I find community and tribe among artists often. When I was slamming I found it with slam poets. I find it with authors and teaching artists now. Poetry has brought me some of my most important relationships.
My intimate partner and I have many creative projects we are collaborating on and co-creating. He is a musician. We have a lot of synergy and a similar fervor around being fully expressed and being in the service of our respective gifts so it works. I struggle with collaboration historically. I’ve never been great at group projects. I have discovered as I’ve gotten older though that I am interested in it more. That is probably because I have spent the last 10 years saying all the things I needed to say for my own healing so now I’m available to…more.
Dominique Christina, “Anarcha Speaks”
Dominique Christina reads Mothers of Murdered Sons
Split This Rock Poetry Festival 2016, Washington, DC
Courtesy of Split This Rock Poetry Festival’s YouTube | VIEW
Six questions asked of all our guests.
What are you currently reading?
Currently (re)reading “The Bluest Eye” by Toni Morrison.
What are you currently watching?
“Them” on Amazon. It’s a hot mess. A triggering mess but I am powerless against it.
What was the last meal you made?
Can you share a recipe?
New Orleans is my favorite American city. A haunted city. A ghosted city. An ancestral city. Anyway…you need jasmine rice (3-5 cups cooked is the goal), butter (about 3 tablespoons), one large white onion chopped up fairly fine, two cloves of garlic, a couple tablespoons of flour, a pound of crawfish tails, 2 tablespoons of tomato sauce, green onion (about 8 stalks chopped up fairly fine, salt, pepper, Thyme, 1 teaspoon of paprika, 1 teaspoon of Worcestershire sauce, and maybe a little Lawry’s for good measure. Sometimes I add a parsley garnish too but not always. You really should make your own Cajun seasoning but I don’t have time to get into it…
Anyway, first you want to melt your butter in an iron skillet over medium heat. Then you add your onion and sauté it until it smells good and it is translucent. Then stir in your chopped garlic clove and cook for a couple minutes. Then add your flour and stir it around until it’s blended well with your onion and garlic. Then stir in tomato sauce and 1 cup of water, then add crawfish tails and bring to a simmer. Add green onions, salt, pepper, Lawry’s seasoning, thyme, paprika, and Worcestershire sauce, and then look at it real hard until it starts looking like something you wanna eat. Simmer for 15 minutes or so on low heat until the crawfish is cooked through but still soft. Serve on top of your jasmine rice and say amen. Amen for good food and the ability to make it. Amen for what the waters provide…and the earth…and our ancestor’s ingenuity and creativity. Amen.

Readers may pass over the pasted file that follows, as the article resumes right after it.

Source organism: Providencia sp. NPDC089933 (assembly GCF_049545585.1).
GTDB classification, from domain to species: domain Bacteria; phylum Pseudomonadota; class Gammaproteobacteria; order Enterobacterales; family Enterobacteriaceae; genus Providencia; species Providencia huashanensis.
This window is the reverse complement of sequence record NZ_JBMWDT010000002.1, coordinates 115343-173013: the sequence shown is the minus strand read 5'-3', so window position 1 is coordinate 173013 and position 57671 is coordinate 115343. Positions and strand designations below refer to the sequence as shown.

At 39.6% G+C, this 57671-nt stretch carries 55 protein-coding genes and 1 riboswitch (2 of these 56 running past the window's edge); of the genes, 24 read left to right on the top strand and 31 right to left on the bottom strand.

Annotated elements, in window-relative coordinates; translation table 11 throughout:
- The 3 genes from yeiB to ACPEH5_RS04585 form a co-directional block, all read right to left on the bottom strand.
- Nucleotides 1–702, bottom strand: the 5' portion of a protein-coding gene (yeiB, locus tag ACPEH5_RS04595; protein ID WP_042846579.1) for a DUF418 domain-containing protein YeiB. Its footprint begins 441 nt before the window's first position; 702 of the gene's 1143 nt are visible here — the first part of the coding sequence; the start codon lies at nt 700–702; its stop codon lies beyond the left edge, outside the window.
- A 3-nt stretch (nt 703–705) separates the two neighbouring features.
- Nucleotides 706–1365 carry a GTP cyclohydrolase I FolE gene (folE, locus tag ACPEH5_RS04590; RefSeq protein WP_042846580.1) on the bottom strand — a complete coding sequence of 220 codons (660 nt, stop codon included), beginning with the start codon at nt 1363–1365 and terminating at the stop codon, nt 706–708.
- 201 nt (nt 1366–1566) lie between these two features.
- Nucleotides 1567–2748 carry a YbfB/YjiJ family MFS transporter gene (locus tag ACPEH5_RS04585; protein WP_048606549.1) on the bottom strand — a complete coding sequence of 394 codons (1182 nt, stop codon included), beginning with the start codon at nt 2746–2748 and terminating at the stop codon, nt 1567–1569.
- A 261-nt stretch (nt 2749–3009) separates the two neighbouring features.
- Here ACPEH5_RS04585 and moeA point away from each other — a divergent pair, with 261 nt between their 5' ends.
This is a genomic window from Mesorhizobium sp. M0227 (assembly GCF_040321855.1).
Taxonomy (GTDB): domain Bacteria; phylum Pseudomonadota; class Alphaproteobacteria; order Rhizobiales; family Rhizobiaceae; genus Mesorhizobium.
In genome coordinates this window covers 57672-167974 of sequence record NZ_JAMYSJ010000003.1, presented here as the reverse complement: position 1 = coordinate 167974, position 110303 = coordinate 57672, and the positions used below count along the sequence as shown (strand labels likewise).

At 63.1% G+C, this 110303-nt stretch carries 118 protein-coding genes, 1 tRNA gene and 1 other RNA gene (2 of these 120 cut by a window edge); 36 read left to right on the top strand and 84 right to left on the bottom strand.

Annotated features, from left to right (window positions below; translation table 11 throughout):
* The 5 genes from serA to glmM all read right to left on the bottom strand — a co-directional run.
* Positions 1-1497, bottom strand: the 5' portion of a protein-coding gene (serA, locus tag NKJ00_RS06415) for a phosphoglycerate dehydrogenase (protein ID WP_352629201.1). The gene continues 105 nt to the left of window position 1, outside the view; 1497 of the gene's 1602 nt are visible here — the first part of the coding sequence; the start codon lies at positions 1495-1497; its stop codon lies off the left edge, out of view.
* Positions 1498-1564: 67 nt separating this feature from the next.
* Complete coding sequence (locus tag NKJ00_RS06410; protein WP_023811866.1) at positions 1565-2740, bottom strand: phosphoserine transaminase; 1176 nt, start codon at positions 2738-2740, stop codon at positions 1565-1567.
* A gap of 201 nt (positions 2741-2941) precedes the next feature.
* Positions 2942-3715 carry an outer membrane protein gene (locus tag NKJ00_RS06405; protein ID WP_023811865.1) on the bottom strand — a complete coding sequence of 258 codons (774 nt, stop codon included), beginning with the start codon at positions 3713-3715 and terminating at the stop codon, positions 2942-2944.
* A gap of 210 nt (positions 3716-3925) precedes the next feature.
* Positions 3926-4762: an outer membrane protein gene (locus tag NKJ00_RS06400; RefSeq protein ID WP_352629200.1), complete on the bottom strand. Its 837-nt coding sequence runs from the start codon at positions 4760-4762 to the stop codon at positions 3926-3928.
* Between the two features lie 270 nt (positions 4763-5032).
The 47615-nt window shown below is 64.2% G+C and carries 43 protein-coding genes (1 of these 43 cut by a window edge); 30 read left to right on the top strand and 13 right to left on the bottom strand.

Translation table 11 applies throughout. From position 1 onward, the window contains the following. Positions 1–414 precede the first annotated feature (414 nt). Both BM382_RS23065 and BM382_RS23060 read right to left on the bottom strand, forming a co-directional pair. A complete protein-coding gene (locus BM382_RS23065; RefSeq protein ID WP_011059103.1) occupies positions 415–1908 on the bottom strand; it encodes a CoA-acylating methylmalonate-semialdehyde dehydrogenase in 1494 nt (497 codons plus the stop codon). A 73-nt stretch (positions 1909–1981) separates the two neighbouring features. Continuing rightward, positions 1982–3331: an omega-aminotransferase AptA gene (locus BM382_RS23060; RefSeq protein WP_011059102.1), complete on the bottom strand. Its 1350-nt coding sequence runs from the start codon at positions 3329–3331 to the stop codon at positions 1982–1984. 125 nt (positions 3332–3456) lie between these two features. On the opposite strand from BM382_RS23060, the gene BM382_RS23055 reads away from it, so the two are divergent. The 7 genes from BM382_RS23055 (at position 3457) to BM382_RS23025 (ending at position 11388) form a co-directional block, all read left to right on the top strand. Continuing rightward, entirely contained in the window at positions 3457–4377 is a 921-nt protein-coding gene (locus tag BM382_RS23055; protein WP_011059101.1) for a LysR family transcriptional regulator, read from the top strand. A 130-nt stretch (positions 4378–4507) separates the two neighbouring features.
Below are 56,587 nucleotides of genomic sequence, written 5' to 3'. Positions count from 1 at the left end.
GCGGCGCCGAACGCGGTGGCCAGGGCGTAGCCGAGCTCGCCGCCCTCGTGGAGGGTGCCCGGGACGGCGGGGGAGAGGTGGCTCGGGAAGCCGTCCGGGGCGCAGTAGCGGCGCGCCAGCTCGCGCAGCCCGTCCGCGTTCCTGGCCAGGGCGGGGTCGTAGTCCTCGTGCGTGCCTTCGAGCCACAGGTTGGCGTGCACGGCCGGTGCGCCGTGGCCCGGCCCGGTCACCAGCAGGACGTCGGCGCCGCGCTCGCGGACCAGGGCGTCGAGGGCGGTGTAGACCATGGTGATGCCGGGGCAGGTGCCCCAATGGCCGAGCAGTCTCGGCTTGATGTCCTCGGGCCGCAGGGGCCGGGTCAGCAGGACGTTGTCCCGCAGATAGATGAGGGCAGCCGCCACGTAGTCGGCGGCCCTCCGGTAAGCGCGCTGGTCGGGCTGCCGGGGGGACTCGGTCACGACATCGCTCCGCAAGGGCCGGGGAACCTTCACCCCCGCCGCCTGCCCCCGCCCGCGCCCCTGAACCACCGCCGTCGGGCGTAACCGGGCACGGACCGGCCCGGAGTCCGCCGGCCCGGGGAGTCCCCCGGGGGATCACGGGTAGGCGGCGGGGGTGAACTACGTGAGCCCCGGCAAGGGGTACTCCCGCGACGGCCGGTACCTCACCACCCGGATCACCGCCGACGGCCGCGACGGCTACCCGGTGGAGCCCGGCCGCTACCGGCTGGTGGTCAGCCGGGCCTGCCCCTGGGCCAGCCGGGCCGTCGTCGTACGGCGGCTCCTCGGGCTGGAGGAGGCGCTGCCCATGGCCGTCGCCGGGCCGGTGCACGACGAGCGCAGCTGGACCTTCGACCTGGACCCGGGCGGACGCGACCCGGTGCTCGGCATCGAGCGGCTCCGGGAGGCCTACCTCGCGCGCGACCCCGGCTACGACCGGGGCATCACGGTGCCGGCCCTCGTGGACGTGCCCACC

What have you seen recently (either art; performance; film, music; stage; etc.) that had a significant impact on you and your work?
The last thing I saw that had a significant impact on me was the documentary “I Am Not Your Negro” by Raoul Peck using James Baldwin’s unfinished book. It is transcendent and I am so grateful that we had Baldwin to curate language that corroborates our reality in this country. Still.
A sincere thanks to Carli and Dominique from john ros and studioELL — thank you for the generosity you’ve shown in sharing your conversation with us.
Carli Toliver is a writer from the Shenandoah Valley who began writing at her kitchen table after work. She kept writing in the off hours while working as an admissions counselor, academic advisor, admin, receptionist, substitute teacher, dog walker, yoga studio manager and bookseller. Thankfully, her writing has persisted.
This interview was conducted over a series of emails which started with a few initial questions and led to a responsive conversation. The text has been edited slightly for this publication.
Jeannine Bardo | Dominique Christina | Stephanie Williams | Vishwa Shroff | Chloë Bass | Natalia de Campos & Thiago Szmrecsányi | Elly Clarke | Sameer Kulavoor | Alfonso Fernandez | Nyeema Morgan